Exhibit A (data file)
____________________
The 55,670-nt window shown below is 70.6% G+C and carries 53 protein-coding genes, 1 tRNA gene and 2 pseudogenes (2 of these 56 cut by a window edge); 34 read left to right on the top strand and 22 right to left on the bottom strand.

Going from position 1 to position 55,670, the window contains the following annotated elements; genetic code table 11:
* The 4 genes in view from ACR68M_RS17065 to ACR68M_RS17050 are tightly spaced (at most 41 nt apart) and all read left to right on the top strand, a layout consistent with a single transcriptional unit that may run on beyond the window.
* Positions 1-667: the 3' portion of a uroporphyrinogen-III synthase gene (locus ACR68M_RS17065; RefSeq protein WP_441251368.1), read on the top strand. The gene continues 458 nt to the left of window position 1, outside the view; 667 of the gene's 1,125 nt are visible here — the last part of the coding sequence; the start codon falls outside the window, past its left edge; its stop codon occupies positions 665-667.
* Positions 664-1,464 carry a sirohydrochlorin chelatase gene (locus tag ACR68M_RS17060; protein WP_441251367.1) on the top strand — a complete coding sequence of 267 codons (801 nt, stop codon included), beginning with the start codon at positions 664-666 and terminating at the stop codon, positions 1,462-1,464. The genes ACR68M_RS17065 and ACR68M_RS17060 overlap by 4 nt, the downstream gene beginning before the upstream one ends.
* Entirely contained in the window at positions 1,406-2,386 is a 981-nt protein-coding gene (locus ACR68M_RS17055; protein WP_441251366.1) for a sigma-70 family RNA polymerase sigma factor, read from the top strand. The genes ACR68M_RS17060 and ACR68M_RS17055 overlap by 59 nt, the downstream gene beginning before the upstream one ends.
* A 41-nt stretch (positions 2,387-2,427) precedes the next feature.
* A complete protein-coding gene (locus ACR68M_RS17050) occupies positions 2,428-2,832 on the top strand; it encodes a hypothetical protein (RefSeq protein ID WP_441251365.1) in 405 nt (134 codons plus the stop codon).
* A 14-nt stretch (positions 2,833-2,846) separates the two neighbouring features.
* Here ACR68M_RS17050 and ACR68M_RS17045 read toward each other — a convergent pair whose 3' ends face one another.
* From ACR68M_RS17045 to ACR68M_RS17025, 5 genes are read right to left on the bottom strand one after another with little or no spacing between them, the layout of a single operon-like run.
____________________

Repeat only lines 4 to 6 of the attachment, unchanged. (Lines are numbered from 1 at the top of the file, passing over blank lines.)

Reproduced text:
* Positions 1-667: the 3' portion of a uroporphyrinogen-III synthase gene (locus ACR68M_RS17065; RefSeq protein WP_441251368.1), read on the top strand. The gene continues 458 nt to the left of window position 1, outside the view; 667 of the gene's 1,125 nt are visible here — the last part of the coding sequence; the start codon falls outside the window, past its left edge; its stop codon occupies positions 665-667.
* Positions 664-1,464 carry a sirohydrochlorin chelatase gene (locus tag ACR68M_RS17060; protein WP_441251367.1) on the top strand — a complete coding sequence of 267 codons (801 nt, stop codon included), beginning with the start codon at positions 664-666 and terminating at the stop codon, positions 1,462-1,464. The genes ACR68M_RS17065 and ACR68M_RS17060 overlap by 4 nt, the downstream gene beginning before the upstream one ends.
* Entirely contained in the window at positions 1,406-2,386 is a 981-nt protein-coding gene (locus ACR68M_RS17055; protein WP_441251366.1) for a sigma-70 family RNA polymerase sigma factor, read from the top strand. The genes ACR68M_RS17060 and ACR68M_RS17055 overlap by 59 nt, the downstream gene beginning before the upstream one ends.